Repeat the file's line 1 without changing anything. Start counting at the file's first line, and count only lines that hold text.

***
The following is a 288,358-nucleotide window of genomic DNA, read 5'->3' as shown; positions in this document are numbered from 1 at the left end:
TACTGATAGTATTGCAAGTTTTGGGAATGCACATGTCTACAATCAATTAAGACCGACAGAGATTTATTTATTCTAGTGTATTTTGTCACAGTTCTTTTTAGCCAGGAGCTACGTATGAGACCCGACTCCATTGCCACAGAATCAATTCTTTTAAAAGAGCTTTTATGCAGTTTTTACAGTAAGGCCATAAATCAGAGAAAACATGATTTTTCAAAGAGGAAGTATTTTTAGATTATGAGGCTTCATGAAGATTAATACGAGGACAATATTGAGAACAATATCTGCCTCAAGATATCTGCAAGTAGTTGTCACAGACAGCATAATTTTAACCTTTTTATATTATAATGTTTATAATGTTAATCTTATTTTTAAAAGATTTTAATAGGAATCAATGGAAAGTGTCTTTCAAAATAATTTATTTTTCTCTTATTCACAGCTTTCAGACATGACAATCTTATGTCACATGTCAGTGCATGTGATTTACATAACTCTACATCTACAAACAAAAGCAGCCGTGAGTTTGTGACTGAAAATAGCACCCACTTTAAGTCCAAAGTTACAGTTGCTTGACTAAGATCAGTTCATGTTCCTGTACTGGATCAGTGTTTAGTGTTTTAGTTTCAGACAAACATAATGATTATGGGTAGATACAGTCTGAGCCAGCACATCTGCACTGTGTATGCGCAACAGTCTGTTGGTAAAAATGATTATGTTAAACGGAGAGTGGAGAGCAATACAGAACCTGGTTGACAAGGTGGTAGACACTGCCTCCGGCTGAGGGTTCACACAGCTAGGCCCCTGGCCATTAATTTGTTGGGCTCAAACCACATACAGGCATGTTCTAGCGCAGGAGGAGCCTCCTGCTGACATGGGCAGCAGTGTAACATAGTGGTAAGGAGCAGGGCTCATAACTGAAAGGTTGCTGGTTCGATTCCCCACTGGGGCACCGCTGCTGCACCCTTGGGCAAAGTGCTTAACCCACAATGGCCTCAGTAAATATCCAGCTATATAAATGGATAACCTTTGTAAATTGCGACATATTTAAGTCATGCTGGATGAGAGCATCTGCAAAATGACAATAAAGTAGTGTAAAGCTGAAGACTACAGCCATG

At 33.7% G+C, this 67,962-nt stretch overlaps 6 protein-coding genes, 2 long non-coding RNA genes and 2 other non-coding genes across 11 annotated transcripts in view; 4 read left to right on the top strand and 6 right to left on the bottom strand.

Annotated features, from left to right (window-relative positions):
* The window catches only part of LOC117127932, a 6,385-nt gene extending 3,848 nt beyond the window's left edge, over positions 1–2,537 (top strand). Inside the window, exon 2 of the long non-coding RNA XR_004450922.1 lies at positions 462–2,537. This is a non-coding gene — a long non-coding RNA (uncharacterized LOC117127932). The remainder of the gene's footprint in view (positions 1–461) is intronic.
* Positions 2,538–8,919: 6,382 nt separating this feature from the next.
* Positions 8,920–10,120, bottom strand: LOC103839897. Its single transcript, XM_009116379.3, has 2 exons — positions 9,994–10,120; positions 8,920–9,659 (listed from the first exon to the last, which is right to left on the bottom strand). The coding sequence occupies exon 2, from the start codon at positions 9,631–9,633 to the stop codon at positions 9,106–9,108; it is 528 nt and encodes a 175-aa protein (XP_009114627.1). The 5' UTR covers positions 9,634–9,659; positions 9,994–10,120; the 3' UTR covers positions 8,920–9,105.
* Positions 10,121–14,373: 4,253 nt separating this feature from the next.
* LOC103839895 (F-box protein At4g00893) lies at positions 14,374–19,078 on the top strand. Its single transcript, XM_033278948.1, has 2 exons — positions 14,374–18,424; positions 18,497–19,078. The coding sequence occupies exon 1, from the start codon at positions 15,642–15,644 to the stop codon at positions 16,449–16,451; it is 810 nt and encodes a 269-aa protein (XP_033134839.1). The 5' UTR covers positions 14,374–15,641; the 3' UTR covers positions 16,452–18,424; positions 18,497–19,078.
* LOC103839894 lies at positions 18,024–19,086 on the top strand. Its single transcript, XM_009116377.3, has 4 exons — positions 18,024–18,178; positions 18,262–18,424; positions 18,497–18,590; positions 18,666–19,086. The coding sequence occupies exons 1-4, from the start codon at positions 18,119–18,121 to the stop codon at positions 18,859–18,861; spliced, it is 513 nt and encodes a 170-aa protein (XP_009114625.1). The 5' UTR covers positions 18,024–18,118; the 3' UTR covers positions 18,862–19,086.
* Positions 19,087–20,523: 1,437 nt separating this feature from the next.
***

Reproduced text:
The following is a 288,358-nucleotide window of genomic DNA, read 5'->3' as shown; positions in this document are numbered from 1 at the left end: